Well over a decade ago, fires at Browns Ferry Nuclear Plant in Alabama and the World
Trade Centre in New York City focused the attention of cable manufactures and design engineers on the spread of fire through cabling systems. Today’s fire retardant cables are made from specially-formulated, fire-resistant materials. It is around 20 years since the introduction of Reduced Fire Hazard (RFH) cables. This followed the recognition that the waste matter from burning cable materials posed a particular hazard associated with the very common use of halogenated polymeric compounds in the cable construction.
After a number of well known major incidents, initiatives from the MoD, the offshore
industry and the mass transit sectors gave rise to specified requirements, effectively restricting the use of these materials, to minimise the production of smoke and fumes within fire environment. These detailed specifications lead to the establishment of test methods for evaluating cable fire hazards. These detailed specifications and standards were published in 1986 as a British Standard BS 6724 (600/1,000V power cables) and BS 7211 (Building wire) in 1989.
The first cables to be produced were characterised by low smoke evolution, typically eight
times less than the equivalent smoke production from PVC, and also zero or extremely low acidity production. However, though these cables were state of the art at the time, the materials used had some drawbacks, particularly with respect to sheathing compounds. The cables had relatively poor physical characteristics and resulted in a need for maintance and caution during and after installation, which consequently effected on cost.
These developments continued to improve throughout the years and by 1990 the cable
materials were available with a vast improvement on performance. At this time alternative crosslinked low smoke insulation materials also became more widely available and are still used present today. Whilst the materials were being developed over the years, a comprehensive suite of cable performance testing standards had been produced which included requirements for smoke evolution, acidity production, flame retardant and for assessing the circuit integrity of the cables.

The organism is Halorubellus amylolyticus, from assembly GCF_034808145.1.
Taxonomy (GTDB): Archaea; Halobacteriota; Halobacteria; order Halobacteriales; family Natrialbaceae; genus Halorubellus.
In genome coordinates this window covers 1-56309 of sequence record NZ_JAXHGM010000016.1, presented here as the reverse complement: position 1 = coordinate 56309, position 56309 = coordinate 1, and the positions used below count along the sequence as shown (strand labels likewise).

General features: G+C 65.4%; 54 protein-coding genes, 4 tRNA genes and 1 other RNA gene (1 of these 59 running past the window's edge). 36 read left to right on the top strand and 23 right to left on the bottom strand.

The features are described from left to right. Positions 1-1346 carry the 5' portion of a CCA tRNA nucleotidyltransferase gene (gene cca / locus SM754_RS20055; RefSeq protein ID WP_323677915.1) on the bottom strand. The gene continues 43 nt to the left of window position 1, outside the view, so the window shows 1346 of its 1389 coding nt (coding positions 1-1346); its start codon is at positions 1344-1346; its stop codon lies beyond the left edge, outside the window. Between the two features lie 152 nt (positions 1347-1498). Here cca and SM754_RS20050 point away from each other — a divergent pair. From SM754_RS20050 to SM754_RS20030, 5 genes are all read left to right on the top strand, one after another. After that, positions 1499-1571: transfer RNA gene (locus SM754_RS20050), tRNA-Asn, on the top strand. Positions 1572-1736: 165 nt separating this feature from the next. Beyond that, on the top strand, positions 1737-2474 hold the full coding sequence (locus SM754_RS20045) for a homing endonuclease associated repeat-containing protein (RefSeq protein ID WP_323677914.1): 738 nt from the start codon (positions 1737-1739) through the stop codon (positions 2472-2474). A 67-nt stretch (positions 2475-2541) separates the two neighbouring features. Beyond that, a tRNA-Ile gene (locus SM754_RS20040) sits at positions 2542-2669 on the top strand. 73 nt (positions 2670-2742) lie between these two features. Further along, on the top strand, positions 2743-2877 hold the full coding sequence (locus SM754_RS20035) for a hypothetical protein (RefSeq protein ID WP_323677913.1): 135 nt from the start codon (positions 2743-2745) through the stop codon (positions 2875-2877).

This British Standard BS 6387:1994 ( Performance Requirements for cables Required to
Maintain Circuit Integrity under Fire Conditions) specifies the requirements for construction and
performance, and describes methods of test, for armoured fire-resistant cables with thermosetting insulation and of rated voltage 600/1 000 V and low emission of smoke and corrosive gases when affected by fire. 5 The circuit integrity performance under fire conditions is assessed on the basis of various tests which either separately measure resistance to fire, resistance to fire with water, and resistance to fire with mechanical shock, or in combination measure resistance to fire with mechanical shock and water. Cables specified in this standard are intended for use in fixed installations in industrial areas, buildings and similar applications, where maintenance of power supply during a fire is required for a defined period of time. This standards details the following tests to categorise according to their fire withstand capabilities and are cauterised as shown in the table below:
PERFORMA CE TABLE RESISTA CE TO FIRE 650 0C FOR 3 HOURS 750 0C FOR 3 HOURS 950 0C FOR 3 HOURS 950 0C FOR 20 MINUTES RESISTA CE TO FIRE WITH WATER
A B C S
650 0C W RESISTA CE TO FIRE WITH MECHA ICAL SHOCK 650 0C 750 0C 950 0C X Y Z
Pictures attached to this assignment show various of cables with limited fire resistance
which have been exposed to fire under BS 6387 Category C the 3 hour fire test, however to achieve full fire proof status these cables must undergo two further tests, exposure to fire with water spray and exposure